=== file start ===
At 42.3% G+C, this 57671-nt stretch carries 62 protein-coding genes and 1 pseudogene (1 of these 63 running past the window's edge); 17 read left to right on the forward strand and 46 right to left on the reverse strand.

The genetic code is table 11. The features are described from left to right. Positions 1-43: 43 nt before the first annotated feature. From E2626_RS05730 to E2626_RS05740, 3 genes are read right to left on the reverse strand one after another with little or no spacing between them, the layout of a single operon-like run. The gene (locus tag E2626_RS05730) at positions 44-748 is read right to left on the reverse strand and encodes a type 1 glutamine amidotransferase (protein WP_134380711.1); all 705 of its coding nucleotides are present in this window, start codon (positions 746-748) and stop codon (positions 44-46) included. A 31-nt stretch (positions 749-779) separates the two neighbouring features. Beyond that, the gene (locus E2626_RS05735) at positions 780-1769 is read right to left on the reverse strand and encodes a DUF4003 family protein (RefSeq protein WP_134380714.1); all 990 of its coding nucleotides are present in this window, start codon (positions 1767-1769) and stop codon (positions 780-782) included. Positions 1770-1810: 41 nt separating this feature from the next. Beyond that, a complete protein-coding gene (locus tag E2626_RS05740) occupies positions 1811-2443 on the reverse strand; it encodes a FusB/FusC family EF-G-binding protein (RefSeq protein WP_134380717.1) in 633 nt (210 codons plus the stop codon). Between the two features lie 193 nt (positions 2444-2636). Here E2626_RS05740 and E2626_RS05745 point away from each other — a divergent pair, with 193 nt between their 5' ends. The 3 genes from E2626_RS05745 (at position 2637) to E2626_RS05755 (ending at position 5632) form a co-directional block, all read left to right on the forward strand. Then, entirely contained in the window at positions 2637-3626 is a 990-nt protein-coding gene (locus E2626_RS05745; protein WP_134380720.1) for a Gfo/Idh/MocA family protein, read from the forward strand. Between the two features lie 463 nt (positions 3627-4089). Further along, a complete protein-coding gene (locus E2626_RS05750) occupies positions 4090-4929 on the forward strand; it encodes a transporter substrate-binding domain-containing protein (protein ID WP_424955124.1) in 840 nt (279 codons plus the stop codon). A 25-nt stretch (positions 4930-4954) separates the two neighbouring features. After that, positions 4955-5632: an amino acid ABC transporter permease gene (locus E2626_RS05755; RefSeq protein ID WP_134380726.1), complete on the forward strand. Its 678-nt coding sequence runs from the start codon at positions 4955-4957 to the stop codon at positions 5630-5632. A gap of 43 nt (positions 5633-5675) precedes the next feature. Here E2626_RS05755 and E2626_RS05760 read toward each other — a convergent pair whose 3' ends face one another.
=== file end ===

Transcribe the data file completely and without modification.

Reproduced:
At 42.3% G+C, this 57671-nt stretch carries 62 protein-coding genes and 1 pseudogene (1 of these 63 running past the window's edge); 17 read left to right on the forward strand and 46 right to left on the reverse strand.

The genetic code is table 11. The features are described from left to right. Positions 1-43: 43 nt before the first annotated feature. From E2626_RS05730 to E2626_RS05740, 3 genes are read right to left on the reverse strand one after another with little or no spacing between them, the layout of a single operon-like run. The gene (locus tag E2626_RS05730) at positions 44-748 is read right to left on the reverse strand and encodes a type 1 glutamine amidotransferase (protein WP_134380711.1); all 705 of its coding nucleotides are present in this window, start codon (positions 746-748) and stop codon (positions 44-46) included. A 31-nt stretch (positions 749-779) separates the two neighbouring features. Beyond that, the gene (locus E2626_RS05735) at positions 780-1769 is read right to left on the reverse strand and encodes a DUF4003 family protein (RefSeq protein WP_134380714.1); all 990 of its coding nucleotides are present in this window, start codon (positions 1767-1769) and stop codon (positions 780-782) included. Positions 1770-1810: 41 nt separating this feature from the next. Beyond that, a complete protein-coding gene (locus tag E2626_RS05740) occupies positions 1811-2443 on the reverse strand; it encodes a FusB/FusC family EF-G-binding protein (RefSeq protein WP_134380717.1) in 633 nt (210 codons plus the stop codon). Between the two features lie 193 nt (positions 2444-2636). Here E2626_RS05740 and E2626_RS05745 point away from each other — a divergent pair, with 193 nt between their 5' ends. The 3 genes from E2626_RS05745 (at position 2637) to E2626_RS05755 (ending at position 5632) form a co-directional block, all read left to right on the forward strand. Then, entirely contained in the window at positions 2637-3626 is a 990-nt protein-coding gene (locus E2626_RS05745; protein WP_134380720.1) for a Gfo/Idh/MocA family protein, read from the forward strand. Between the two features lie 463 nt (positions 3627-4089). Further along, a complete protein-coding gene (locus E2626_RS05750) occupies positions 4090-4929 on the forward strand; it encodes a transporter substrate-binding domain-containing protein (protein ID WP_424955124.1) in 840 nt (279 codons plus the stop codon). A 25-nt stretch (positions 4930-4954) separates the two neighbouring features. After that, positions 4955-5632: an amino acid ABC transporter permease gene (locus E2626_RS05755; RefSeq protein ID WP_134380726.1), complete on the forward strand. Its 678-nt coding sequence runs from the start codon at positions 4955-4957 to the stop codon at positions 5630-5632. A gap of 43 nt (positions 5633-5675) precedes the next feature. Here E2626_RS05755 and E2626_RS05760 read toward each other — a convergent pair whose 3' ends face one another.